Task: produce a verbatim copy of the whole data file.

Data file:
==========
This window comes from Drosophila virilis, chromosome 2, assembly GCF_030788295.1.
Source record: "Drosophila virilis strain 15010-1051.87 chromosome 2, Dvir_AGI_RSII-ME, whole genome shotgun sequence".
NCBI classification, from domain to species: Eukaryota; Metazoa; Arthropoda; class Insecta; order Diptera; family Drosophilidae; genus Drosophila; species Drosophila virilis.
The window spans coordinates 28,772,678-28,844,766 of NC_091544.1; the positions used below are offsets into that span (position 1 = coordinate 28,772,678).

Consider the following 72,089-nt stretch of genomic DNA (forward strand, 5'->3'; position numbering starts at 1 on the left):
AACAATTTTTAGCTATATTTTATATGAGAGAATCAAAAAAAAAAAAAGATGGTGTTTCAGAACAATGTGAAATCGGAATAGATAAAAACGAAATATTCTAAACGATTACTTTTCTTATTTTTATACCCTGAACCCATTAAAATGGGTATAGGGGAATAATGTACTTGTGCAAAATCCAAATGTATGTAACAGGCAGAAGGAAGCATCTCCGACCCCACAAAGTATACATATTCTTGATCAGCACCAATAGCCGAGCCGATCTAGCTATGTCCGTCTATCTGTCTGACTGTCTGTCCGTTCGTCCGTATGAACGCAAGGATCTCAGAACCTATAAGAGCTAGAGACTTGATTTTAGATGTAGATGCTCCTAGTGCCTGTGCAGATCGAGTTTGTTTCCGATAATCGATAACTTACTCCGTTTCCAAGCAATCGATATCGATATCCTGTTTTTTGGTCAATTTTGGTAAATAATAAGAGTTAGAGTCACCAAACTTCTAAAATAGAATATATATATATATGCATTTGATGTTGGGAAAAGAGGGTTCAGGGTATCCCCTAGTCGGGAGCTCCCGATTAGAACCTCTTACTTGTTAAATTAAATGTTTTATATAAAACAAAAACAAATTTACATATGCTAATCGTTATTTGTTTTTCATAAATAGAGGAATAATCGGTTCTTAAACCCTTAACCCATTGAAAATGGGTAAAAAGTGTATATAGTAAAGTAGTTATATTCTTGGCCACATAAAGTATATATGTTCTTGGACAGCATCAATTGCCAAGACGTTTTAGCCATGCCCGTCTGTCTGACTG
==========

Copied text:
This window comes from Drosophila virilis, chromosome 2, assembly GCF_030788295.1.
Source record: "Drosophila virilis strain 15010-1051.87 chromosome 2, Dvir_AGI_RSII-ME, whole genome shotgun sequence".
NCBI classification, from domain to species: Eukaryota; Metazoa; Arthropoda; class Insecta; order Diptera; family Drosophilidae; genus Drosophila; species Drosophila virilis.
The window spans coordinates 28,772,678-28,844,766 of NC_091544.1; the positions used below are offsets into that span (position 1 = coordinate 28,772,678).

Consider the following 72,089-nt stretch of genomic DNA (forward strand, 5'->3'; position numbering starts at 1 on the left):
AACAATTTTTAGCTATATTTTATATGAGAGAATCAAAAAAAAAAAAAGATGGTGTTTCAGAACAATGTGAAATCGGAATAGATAAAAACGAAATATTCTAAACGATTACTTTTCTTATTTTTATACCCTGAACCCATTAAAATGGGTATAGGGGAATAATGTACTTGTGCAAAATCCAAATGTATGTAACAGGCAGAAGGAAGCATCTCCGACCCCACAAAGTATACATATTCTTGATCAGCACCAATAGCCGAGCCGATCTAGCTATGTCCGTCTATCTGTCTGACTGTCTGTCCGTTCGTCCGTATGAACGCAAGGATCTCAGAACCTATAAGAGCTAGAGACTTGATTTTAGATGTAGATGCTCCTAGTGCCTGTGCAGATCGAGTTTGTTTCCGATAATCGATAACTTACTCCGTTTCCAAGCAATCGATATCGATATCCTGTTTTTTGGTCAATTTTGGTAAATAATAAGAGTTAGAGTCACCAAACTTCTAAAATAGAATATATATATATATGCATTTGATGTTGGGAAAAGAGGGTTCAGGGTATCCCCTAGTCGGGAGCTCCCGATTAGAACCTCTTACTTGTTAAATTAAATGTTTTATATAAAACAAAAACAAATTTACATATGCTAATCGTTATTTGTTTTTCATAAATAGAGGAATAATCGGTTCTTAAACCCTTAACCCATTGAAAATGGGTAAAAAGTGTATATAGTAAAGTAGTTATATTCTTGGCCACATAAAGTATATATGTTCTTGGACAGCATCAATTGCCAAGACGTTTTAGCCATGCCCGTCTGTCTGACTG